After the strong 2014 campaign and an overabundance of pitching, the Red Sox came calling and Porcello was traded for Yoenis Cespedes, Alex Wilson and minor-leaguer Gabe Speier. The Red Sox had Porcello under control for just one season ($12.5 million) and they wanted him locked up long-term, so offered him a huge 4 year/$82.5 million deal that would give him a base salary of $20 million a season. At the time, critics (myself included) destroyed the Red Sox for giving Porcello so much money, but the front office clearly saw the potential of a still young, but experienced MLB starter.

After spending his entire career in Detroit, the transition in 2015 was less than stellar. After a terrible 2/3 of the season an injury kept him out for most of August. Porcello returned much stronger and looked much more comfortable, as if he just needed the time to reset and adjust to Boston. His ERA dropped from 5.81 at the time of the injury to 4.92 at the end of the season in just 8 starts, putting him on the trajectory we all witnessed in 2016. Since his debut in 2009, expectations were that he would be a top of the rotation arm, so the only surprise is that it took him an extra 6 years to reach his potential. Now that he is comfortable and has learned how to pitch and not just throw, Porcello is an incredibly valuable member of the Red Sox rotation now and into the future. Even with 8 years of experience, Porcello is still just entering his prime years at age 27.

It has definitely been a long-game approach with Porcello in his career and now it is paying off. The Red Sox front office deserves credit for identifying his potential and giving him the time to grow into the role he currently holds at, or near, the top of the rotation. Last night aside, expect Rick Porcello to be a mainstay in the Red Sox rotation for years to come.

Crazy Series Finale Grows Red Sox AL East Lead

Peter Power/The Canadian Press via AP

Peter Power/The Canadian Press via AP

As a football fan it’s easy to get caught up in the early season rush and in many years past, with the Red Sox virtually eliminated by now, the attention shift was easy. Not this year. This weekend was even more important for the Red Sox than the Patriots (and college football) given the outrageously close playoff race in the AL. Entering the weekend series against the Toronto Blue Jays, the Red Sox were 1 game ahead of the Jays in the standings, 2 games ahead of the Baltimore Orioles and just 4 games ahead of the surging New York Yankees. After Sunday’s crazy, but huge 11-8 victory over the Jays, the Red Sox have built a 2 game lead in the AL East, their largest division lead since May 31st (3 games ahead). With 20 games to go, it’s still a 4-way divisional race.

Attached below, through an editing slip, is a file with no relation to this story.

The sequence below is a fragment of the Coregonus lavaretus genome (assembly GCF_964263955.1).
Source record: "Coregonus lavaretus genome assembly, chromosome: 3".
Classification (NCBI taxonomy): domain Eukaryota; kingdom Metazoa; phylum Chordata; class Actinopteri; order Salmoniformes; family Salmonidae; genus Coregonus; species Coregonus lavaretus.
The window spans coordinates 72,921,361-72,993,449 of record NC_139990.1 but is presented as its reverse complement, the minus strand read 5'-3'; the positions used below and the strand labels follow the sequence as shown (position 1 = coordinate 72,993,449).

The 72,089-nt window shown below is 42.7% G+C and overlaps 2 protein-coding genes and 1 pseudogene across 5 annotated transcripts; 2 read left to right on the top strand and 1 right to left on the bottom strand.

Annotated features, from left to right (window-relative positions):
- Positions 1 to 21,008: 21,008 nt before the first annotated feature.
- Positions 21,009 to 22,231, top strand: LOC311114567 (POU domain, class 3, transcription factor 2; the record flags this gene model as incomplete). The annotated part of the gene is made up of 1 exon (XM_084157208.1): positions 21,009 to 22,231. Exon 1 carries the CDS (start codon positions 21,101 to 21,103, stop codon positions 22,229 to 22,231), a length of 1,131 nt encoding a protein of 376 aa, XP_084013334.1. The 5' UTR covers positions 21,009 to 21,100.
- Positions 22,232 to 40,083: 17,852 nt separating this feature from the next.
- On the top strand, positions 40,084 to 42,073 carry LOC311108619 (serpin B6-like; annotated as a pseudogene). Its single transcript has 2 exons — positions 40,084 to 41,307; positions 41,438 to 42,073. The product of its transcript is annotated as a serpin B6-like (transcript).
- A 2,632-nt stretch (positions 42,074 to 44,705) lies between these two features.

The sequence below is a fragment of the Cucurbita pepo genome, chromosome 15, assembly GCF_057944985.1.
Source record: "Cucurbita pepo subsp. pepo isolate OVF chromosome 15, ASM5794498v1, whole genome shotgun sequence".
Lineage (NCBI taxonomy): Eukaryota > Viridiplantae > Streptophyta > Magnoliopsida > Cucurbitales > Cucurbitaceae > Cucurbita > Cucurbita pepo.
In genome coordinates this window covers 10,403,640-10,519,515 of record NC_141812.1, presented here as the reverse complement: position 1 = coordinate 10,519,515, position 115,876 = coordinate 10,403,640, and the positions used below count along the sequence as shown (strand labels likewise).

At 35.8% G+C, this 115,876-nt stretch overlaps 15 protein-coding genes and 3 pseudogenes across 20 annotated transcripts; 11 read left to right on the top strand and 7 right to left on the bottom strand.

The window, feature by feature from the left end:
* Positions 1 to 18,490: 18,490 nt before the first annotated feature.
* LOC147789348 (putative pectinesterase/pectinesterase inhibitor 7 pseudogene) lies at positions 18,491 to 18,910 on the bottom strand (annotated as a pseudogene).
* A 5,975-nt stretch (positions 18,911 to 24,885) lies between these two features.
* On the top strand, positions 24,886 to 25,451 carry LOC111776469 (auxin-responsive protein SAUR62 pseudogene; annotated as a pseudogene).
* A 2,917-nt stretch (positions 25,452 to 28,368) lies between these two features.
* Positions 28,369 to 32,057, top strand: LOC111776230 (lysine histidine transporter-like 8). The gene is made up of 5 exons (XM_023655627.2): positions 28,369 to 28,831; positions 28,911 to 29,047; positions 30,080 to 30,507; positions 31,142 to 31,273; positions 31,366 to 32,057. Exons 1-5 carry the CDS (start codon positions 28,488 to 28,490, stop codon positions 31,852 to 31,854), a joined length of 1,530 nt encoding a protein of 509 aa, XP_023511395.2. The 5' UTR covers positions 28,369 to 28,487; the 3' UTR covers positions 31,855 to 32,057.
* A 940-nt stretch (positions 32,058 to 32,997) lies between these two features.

Sunday’s finale was a must win for both the Jays and the Red Sox. The Jays were 1 game back of the Red Sox and a W would have tied them atop the league. The game played like each team was desperate, once one team scored, the other would come back with a rally of their own. The game was 1-1 after 1, then Jackie Bradley Jr. hit a 3-run bomb in the 2nd inning to give the Red Sox a 4-1 lead. The bottom of the 3rd was Toronto’s chance to respond, getting 5 runs off of Clay Buchholz (how many times have I typed that line?) to take a 6-4 lead. The Red Sox tied it up in the top of the 4th, only to lose the lead again in the bottom of the inning on Edwin Encarnacion‘s 2nd HR of the game.

After grabbing a run back in the 5th inning, Brock Holt inexplicably tried to steal home with 2 outs in a 1 run game and gets caught leaving the game 8-7. File that in the head-scratcher category. Never fear Red Sox fans, David Ortiz is here for the rescue, hitting a 3-run HR to give the Red Sox the lead for good. They tacked on 1 more in the 7th to make it an incredibly important 11-8 wild win. That was a precursor to a day of close, but important wins in New England!

According to the ESPN calculation, the Red Sox now have an 93.4% chance of making the playoffs, which was hard to imagine a few weeks ago. The Jays have dropped to 74.5%, the Orioles at 56.7% and the Yankees still hanging in at 13.5%. All 4 teams are still within 4 games of the division lead and the Jays and Orioles are currently 2 games ahead of the Detroit Tigers and Yankees for the 2 wild card spots. There is a real chance 3 AL East teams make the postseason in 2016, but with dozens of divisional games remaining, who knows.

Encouraging Start to the Road Trip for Red Sox

drew pomeranz getty